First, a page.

Draft Guidance for Ozone and Fine Particulate Matter Permit Modeling
On December 20, 2016, the Administrator signed a final rule that revises the Guideline on Air Quality Models(PDF, 54 pp, 761 K, 01-17-2017). The final rule was published in the Federal Register on January 17, 2017, and the effective date of this action was deferred to May 22, 2017. The Guideline provides EPA-recommended models and other techniques, as well as guidance for their use, for predicting ambient concentrations of air pollutants. For this final revision to the Guideline, the EPA determined that advances in chemical transport modeling science indicate it is now reasonable to provide more specific, generally-applicable guidance that identifies particular models or analytical techniques that may be used under specific circumstances for assessing the impacts of an individual source on ozone and secondary PM2.5.
The Environmental Protection Agency (EPA) is providing the DRAFT Guidance for Ozone and Fine Particulate Matter Permit Modeling (PDF)(137 pp, 5 MB, 02-10-2020, 457-P-20-002) to the state, local, and tribal air agencies, as well as the public, for consideration, review and comment. This guidance document reflects the EPA's recommendations for how a stationary source seeking a Prevention of Significant Deterioration (PSD) permit may demonstrate that it will not cause or contribute to a violation of the National Ambient Air Quality Standards for ozone (O3) and fine particulate matter (PM2.5) and PSD increments for PM2.5, as required under Section 165(a)(3) of the Clean Air Act and 40 CFR sections 51.166(k) and 52.21(k).
The EPA is requesting that comments on the draft guidance be provided by Friday, April 17, 2020. This allows at least 60 days for consideration, review, and comment on the material presented in the draft guidance. Comments should be electronically submitted directly to me at firstname.lastname@example.org. Following the close of the comment period, the EPA will take into consideration all the feedback and comments submitted and will further engage with the regulatory air quality modeling community on further clarifications, potential amendments, and considerations for additions to the final guidance documentation.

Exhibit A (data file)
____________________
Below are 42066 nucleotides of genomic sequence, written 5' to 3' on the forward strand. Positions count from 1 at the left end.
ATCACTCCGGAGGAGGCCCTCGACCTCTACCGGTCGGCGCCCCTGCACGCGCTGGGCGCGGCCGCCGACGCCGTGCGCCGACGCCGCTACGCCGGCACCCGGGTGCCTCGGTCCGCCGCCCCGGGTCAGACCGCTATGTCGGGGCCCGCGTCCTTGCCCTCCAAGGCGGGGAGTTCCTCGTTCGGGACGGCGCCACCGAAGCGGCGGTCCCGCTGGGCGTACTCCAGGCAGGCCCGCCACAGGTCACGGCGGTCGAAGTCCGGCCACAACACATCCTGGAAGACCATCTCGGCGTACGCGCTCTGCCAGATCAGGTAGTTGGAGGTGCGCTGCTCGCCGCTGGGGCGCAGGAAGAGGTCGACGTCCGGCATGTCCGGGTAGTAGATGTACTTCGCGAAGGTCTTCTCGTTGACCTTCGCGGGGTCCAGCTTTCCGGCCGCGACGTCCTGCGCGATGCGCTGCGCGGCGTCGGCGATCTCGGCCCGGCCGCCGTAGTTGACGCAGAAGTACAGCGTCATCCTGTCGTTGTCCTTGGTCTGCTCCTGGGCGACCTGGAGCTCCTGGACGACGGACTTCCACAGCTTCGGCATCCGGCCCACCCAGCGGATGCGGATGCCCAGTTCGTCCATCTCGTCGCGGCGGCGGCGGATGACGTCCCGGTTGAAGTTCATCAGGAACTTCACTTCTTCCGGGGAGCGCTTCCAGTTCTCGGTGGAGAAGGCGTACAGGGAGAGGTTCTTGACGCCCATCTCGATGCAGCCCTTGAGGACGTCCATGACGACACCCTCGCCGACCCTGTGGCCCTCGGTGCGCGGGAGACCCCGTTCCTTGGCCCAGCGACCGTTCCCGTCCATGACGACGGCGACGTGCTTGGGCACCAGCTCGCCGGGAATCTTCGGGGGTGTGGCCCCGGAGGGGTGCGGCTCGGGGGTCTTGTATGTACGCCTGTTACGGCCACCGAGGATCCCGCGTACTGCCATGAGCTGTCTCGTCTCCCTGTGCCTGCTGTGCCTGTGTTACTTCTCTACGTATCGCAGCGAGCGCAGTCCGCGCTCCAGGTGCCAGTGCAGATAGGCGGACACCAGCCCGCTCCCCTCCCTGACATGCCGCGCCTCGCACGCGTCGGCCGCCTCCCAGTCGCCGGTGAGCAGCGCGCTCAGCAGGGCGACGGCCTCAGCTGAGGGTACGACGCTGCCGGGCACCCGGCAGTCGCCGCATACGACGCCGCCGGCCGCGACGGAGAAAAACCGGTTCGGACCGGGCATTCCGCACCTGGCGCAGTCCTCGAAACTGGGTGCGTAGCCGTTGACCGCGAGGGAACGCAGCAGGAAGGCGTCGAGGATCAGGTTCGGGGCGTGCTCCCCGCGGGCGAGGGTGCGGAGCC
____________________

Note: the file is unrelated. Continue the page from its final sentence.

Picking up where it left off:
The EPA conducted a webinar on Thursday, March 12th at 3pm EDT to provide an overview of the Draft Guidance for Ozone and Fine Particulate Matter Permit Modeling allowing for an open exchange on the guidance documentation.
- Draft Guidance for Ozone and Fine Particulate Matter Permit Modeling Webinar(25 pp, 813 K, 03-12-2020)
Fourteen comment packages regarding the Draft Guidance for Ozone and Fine Particulate Matter Permit Modeling were submitted to the EPA by Friday April 17, 2020 for consideration.
- AECOM Comment Package 1 (PDF)(4 pp, 350 K, 02-25-2020)
- AECOM Comment Package 2 (PDF)(3 pp, 255 K, 04-01-2020)
- API Comment Package (PDF)(12 pp, 218 K, 04-17-2020)
- AWMA-APM Comment Package (PDF)(4 pp, 179 K, 04-17-2020)
- EPA Region 3 Comment Package (PDF)(9 pp, 302 K, 04-02-2020)
- EPA Region 10 Comment Package (PDF)(5 pp, 236 K, 04-20-2020)
- GAEPD Comment Package (PDF)(3 pp, 161 K, 04-17-2020)
- IEPA Comment Package (PDF)(2 pp, 107 K, 04-17-2020)
- IDEM Comment Package (PDF)(3 pp, 546 K, 04-17-2020)
- IowaDNR Comment Package (PDF)(1 pg, 201 K, 03-11-2020)
- NCDAQ Comment Package (PDF)(2 pp, 241 K, 04-17-2020)
- NHDES Comment Package (PDF)(2 pp, 199 K, 04-08-2020)
- SCDHEC Comment Package (PDF)(3 pp, 92 K, 04-17-2020)
- TVA Comment Pacage (PDF)(2 pp, 98 K, 03-26-2020)
- WDNR Comment Package (PDF)(1 pg, 56 K, 03-13-2020)
Additional Technical Support Material:
|Addressing Single-Source Impacts on Ozone and Secondary PM2.5|
In order to provide the user community flexibility in estimating single-source secondary pollutant impacts and given the emphasis on the use of chemical transport models for these purposes, the EPA is finaled a two-tiered demonstration approach for addressing single-source impacts on ozone and secondary PM2.5. The first tier involves use of technically credible relationships between precursor emissions and a source’s impacts that may be published in the peer-reviewed literature; developed from modeling that was previously conducted for an area by a source, a governmental agency, or some other entity and that is deemed sufficient; or generated by a peer-reviewed reduced form model. The second tier involves application of more sophisticated case-specific chemical transport models (e.g., photochemical grid models) to be determined in consultation with the EPA Regional Office and conducted consistent with new EPA single-source modeling guidance. The appropriate tier for a given application should be selected in consultation with the appropriate reviewing authority and be consistent with EPA guidance.